These steps will reduce your contact with woodrats, but nothing is going to eliminate them. Rodent poisons are a terrible idea, because they are slow-acting, and are very likely to kill rat predators like Great-horned Owls. Dead, decomposing rats in your attic aren’t pleasant either. The best solution is to use a spring-loaded or live trap, which are effective and available for about $40 at local hardware and do-it-yourself pest control stores. Bait live traps with a single Reese’s peanut butter cup, and release captured rats on state land outside of SaddleBrooke. The owls will love you for it. I keep one set year-round, although I rarely see any rats except in spring, when they are most active. If you don’t want to get involved personally, hire an exterminator, but insist that he use live or spring-loaded traps instead of poison.
What about Snakes and Mice?
Snakes do like to eat woodrats, as do owls, bobcats, coyotes and ringtails. For the most part, this is good, not bad. If you see a gopher snake in your yard, it most likely means that the one or two woodrats you had are gone or going soon, and the snake will then move on.
The grasshopper mouse, common in our area, is a carnivore that doesn’t eat seed of any kind, bird or otherwise. He’s a vicious predator that craves grasshoppers and scorpions, the kind of rodent you might want to keep around.
Do Bird Feeders Spread Disease?
The 2006 proposal went to great lengths suggesting that bird feeders contribute to the spread of multiple diseases, especially salmonellosis and Avian influenza, and claimed that humans, dogs and cats were at significant risk. Salmonellosis, or salmonella, is a bacteria-based disease that affects animals, including birds and humans. According to the National Institute of Allergy and Infectious Diseases (NIAID) and other comparable sources, human infections of salmonella are tied to food products, such as raw poultry, eggs, beef and unwashed fruit, as well as through contact with pets, particularly pet reptiles, such as snakes, turtles and lizards. Birds are not listed as an infection source.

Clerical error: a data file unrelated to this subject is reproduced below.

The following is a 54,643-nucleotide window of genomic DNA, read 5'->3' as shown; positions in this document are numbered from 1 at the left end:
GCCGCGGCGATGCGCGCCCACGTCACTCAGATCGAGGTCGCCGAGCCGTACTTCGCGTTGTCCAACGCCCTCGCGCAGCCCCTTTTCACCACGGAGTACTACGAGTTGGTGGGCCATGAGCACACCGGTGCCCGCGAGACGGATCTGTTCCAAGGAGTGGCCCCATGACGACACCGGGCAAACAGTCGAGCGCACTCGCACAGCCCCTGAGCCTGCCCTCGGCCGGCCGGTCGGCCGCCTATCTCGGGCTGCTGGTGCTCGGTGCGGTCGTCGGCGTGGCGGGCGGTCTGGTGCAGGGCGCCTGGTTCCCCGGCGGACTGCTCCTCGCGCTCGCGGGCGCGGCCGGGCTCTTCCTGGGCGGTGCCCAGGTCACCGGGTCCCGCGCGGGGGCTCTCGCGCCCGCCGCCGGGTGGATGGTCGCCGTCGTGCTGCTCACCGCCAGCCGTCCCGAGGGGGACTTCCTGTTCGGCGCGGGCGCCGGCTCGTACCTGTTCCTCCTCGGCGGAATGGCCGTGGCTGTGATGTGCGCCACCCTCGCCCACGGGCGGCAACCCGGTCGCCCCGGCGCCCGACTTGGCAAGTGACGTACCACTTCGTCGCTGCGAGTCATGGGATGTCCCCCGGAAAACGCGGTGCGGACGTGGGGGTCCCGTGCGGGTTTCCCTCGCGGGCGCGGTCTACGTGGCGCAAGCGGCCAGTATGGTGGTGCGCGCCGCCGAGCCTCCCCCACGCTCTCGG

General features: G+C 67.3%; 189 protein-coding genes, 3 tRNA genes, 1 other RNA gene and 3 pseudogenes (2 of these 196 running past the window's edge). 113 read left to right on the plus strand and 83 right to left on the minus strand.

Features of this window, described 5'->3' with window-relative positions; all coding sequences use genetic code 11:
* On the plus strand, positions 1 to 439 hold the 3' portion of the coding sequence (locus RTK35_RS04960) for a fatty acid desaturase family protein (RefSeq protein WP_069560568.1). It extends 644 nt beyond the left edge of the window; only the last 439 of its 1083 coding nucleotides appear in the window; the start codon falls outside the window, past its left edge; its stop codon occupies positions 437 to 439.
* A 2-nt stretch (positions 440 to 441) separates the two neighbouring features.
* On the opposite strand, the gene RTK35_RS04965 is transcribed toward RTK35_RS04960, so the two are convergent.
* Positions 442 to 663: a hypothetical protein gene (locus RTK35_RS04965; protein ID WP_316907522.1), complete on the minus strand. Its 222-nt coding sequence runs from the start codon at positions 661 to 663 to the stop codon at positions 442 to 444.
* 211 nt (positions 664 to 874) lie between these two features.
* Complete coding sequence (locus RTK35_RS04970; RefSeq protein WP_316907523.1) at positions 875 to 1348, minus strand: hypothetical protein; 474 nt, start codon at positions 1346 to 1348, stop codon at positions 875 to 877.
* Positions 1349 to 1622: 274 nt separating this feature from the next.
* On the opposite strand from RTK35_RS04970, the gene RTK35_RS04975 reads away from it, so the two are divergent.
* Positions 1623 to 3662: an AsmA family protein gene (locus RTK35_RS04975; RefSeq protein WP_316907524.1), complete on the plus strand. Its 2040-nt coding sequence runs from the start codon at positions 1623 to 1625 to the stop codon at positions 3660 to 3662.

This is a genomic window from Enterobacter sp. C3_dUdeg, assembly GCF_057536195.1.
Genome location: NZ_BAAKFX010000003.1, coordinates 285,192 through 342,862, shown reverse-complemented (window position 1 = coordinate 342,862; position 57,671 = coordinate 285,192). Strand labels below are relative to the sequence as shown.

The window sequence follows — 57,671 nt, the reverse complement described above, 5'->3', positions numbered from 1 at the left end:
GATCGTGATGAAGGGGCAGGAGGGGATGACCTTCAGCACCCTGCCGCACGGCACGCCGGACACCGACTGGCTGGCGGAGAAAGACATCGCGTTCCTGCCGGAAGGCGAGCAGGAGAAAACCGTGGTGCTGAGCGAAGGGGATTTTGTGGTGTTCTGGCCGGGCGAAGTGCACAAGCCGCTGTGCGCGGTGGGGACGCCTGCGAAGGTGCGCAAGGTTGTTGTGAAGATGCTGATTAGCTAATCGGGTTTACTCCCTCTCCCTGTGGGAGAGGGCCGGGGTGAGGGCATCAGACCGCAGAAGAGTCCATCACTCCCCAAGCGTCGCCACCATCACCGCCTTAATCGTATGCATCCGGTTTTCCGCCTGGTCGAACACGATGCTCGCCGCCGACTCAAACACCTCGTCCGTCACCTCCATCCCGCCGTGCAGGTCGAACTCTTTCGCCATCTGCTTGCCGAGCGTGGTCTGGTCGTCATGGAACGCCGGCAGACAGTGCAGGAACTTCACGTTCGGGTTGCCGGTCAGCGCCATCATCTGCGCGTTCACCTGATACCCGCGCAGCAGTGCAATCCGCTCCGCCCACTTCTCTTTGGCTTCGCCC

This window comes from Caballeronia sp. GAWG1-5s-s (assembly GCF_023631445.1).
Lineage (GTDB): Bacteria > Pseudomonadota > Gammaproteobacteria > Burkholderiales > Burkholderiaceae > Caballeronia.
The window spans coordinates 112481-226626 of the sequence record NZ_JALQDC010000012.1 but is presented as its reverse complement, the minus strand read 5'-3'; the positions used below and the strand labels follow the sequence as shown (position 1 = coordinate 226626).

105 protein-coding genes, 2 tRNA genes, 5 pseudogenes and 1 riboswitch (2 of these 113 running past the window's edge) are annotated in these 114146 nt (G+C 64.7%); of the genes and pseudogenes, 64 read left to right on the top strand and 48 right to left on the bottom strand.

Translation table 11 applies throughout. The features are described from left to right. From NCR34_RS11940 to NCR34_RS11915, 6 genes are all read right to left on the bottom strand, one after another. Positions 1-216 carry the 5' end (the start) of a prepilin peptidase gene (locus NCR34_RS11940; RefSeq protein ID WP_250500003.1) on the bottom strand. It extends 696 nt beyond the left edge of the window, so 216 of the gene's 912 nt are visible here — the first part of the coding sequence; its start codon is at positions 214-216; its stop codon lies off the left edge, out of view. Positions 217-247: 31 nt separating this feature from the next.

However, birds are also susceptible to salmonella infection, which can be spread through contact with other infected birds or feces-contaminated food or water. Salmonella infection in birds is characterized by large numbers of dead and dying birds. I’ve not seen that here, but you should protect birds against salmonella by keeping bird feeders dry and cleaning them regularly with a 10 percent bleach solution. Cats should not be allowed to run free to eat a possibly-contaminated bird, but free-running cats in SaddleBrooke have much more to worry about than sick birds.
Avian influenza also was emphasized in the 2006 proposal as a threat to humans, although this virus has not been found in humans or wild or domestic birds in North America.
Bird Feeders Should not be a Concern to SaddleBrooke Residents
Birds are a natural part of our environment, and we are fortunate to live in southeast Arizona, one of the country’s most highly-regarded birding destinations. Suburban developments like SaddleBrooke encroach on wild habitat, and can negatively impact native populations of birds and other animals. By setting out bird feeders, keeping them clean and dry and replacing food every week or two, you can supplement diminished natural food sources and attract some of our special birds to your yard without being a nuisance to your neighbors. Woodrats are far more interested in cactus and clutter than birdseed.
(This article originally appeared in the April, 2011 issue of the Saddlebag Notes newspaper, Tucson, Arizona.)